Nov 032009
 

A zombie, or defunct, process is a process that has terminated, but its parent process has not taken it out of the process table with the wait() family of system calls. This typically happens when a program forks/execs another program, but then doesn’t reap it properly. The easiest way to write the parent to properly reap its children is to setup a signal handler for SIGCHLD that calls wait().

See the man pages on your local system for signal and wait(2).

Zombie and defunct states of a process are different things. Zombie is created when a child dies and parent didn’t call wait. Defunct is created when parent dies before the child finishes.

Defunct processes can’t be killed since they are already dead. To make them disappear you have to kill their parent process…

It’s not possible to kill defunct processes.

A good way to kill lists of processes is:

$ ps axf | grep name-of-process | grep -v -grep | awk '{print "kill -9 ",$1}' | sh

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Jul 102008
 

Overview

This article is intended for use by any Unix/DBA Administrator who needs to monitor trace information from a UNIX process. For a more detailed look at the “truss” command using Sun Solaris, check out: (Using the “truss” command in Solaris)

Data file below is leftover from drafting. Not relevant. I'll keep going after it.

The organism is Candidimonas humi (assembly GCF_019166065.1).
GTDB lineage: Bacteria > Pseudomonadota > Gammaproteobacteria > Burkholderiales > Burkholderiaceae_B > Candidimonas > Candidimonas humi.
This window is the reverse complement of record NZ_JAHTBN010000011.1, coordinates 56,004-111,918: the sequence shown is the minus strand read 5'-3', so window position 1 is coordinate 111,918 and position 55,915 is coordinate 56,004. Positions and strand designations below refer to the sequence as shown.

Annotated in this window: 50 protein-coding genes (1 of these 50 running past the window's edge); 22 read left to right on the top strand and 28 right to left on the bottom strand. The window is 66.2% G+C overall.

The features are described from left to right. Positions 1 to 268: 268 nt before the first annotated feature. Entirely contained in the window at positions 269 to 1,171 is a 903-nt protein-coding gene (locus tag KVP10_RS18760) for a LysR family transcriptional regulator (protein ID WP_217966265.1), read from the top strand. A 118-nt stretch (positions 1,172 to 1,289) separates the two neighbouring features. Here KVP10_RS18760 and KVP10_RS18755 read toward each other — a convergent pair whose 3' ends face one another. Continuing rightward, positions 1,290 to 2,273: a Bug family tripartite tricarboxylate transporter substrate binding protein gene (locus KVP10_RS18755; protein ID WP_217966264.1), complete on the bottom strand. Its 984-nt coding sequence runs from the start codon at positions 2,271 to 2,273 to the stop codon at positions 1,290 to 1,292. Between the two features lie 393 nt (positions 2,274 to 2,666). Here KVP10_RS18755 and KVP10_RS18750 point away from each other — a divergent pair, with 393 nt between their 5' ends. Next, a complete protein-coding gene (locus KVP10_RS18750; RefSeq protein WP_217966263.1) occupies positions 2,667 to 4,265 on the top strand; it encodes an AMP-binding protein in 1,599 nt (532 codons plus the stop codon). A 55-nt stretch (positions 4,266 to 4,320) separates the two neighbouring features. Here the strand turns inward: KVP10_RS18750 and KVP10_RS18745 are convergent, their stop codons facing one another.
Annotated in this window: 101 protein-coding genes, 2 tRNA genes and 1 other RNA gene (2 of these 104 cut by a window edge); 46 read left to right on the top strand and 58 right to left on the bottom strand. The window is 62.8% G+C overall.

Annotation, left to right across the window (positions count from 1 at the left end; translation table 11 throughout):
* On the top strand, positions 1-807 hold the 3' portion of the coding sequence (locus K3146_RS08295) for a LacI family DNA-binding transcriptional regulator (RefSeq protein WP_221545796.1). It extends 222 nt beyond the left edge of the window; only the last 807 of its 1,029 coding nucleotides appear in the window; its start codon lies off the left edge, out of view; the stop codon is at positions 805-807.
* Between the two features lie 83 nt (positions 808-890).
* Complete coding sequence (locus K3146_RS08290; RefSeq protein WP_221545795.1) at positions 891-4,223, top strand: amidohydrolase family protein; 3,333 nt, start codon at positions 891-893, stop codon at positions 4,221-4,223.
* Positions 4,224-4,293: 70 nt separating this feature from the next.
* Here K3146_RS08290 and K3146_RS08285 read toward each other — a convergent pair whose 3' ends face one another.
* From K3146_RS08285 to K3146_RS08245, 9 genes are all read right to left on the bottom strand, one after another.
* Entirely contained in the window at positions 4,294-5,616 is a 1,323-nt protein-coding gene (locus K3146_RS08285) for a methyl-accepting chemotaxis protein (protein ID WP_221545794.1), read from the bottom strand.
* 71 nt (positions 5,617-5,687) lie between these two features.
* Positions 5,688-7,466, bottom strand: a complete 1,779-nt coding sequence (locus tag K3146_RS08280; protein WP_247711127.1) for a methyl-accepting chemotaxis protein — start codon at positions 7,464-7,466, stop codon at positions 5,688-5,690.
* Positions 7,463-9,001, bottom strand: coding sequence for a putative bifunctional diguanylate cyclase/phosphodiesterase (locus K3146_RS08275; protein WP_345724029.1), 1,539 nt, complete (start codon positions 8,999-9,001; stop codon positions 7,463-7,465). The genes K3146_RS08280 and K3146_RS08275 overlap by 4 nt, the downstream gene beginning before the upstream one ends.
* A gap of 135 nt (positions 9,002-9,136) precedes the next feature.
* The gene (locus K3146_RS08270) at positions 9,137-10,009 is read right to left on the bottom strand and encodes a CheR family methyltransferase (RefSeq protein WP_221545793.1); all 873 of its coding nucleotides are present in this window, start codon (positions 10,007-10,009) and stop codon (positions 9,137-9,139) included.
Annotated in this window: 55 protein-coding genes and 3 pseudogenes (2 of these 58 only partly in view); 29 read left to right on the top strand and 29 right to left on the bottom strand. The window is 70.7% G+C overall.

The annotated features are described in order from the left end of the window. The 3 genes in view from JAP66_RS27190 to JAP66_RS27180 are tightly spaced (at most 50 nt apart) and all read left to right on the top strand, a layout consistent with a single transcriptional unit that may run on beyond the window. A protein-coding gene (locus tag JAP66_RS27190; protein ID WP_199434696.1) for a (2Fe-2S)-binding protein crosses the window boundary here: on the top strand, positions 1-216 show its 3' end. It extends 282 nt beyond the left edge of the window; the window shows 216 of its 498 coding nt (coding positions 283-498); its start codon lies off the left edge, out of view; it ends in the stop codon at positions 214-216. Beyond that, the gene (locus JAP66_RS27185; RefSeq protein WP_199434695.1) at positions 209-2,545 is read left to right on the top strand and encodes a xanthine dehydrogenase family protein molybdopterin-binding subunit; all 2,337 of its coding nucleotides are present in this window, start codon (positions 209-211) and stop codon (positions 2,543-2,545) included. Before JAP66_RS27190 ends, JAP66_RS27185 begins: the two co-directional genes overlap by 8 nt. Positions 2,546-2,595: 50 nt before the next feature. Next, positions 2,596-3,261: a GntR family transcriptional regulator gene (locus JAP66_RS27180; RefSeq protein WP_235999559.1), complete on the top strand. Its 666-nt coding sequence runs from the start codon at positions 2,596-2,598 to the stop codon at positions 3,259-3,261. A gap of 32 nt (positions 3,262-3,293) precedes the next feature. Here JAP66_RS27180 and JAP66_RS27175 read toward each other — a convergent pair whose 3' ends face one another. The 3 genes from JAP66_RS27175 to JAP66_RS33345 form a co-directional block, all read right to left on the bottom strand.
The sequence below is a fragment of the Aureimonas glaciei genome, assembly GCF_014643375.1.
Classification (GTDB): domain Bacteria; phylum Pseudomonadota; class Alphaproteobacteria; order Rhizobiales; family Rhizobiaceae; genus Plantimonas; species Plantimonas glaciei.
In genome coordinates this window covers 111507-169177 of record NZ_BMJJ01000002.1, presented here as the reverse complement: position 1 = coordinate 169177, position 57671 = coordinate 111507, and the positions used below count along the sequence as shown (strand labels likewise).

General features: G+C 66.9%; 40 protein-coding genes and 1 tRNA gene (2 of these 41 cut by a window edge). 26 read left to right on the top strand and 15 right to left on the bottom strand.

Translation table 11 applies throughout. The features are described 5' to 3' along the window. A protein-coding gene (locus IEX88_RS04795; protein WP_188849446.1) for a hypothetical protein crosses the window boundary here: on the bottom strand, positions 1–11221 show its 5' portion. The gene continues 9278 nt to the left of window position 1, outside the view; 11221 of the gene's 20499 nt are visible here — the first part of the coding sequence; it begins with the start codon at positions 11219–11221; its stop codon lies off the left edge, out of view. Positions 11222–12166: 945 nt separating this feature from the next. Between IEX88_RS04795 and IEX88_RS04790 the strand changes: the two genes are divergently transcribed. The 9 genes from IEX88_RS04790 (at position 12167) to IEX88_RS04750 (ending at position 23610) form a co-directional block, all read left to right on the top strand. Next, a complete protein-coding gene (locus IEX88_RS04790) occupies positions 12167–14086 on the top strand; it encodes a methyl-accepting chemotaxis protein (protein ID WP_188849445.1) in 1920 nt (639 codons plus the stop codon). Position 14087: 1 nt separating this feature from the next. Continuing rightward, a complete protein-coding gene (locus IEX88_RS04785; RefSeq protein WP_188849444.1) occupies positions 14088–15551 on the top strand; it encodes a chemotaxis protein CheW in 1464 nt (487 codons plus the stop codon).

How to Trace Unix System Calls for a Process

The following platforms support a trace utility that can be used to identify what a process is doing:

O/S Version Trace Utility
Sun Solaris 2.x, Unixware 7.0
truss, e.g.:

  Unixware 7.0
    $ truss -aefo <output file> <executable>

  Solaris
    $ truss -rall -wall -p <UNIX pid>
HP/UX 11
tusc, e.g.:
  $ tusc -afpo <output file> <pid> <executable>
IBM AIX 4.x
sctrace, e.g.:
  $ sctrace -Amo <output file> <executable>
Linux
strace, e.g.:
  $ strace -fo <output file> <executable>
  $ strace -p <UNIX pid>
SGI IRIX 6.x
par, e.g.:
  $ par -siSSo <output file> <executable>
Compaq Tru64 Unix
trace, e.g.:
  $ trace -fo <output file> <executable>
Sequent Dynix/PTX
truss, e.g.:
  $ truss -aefo <output file> <executable>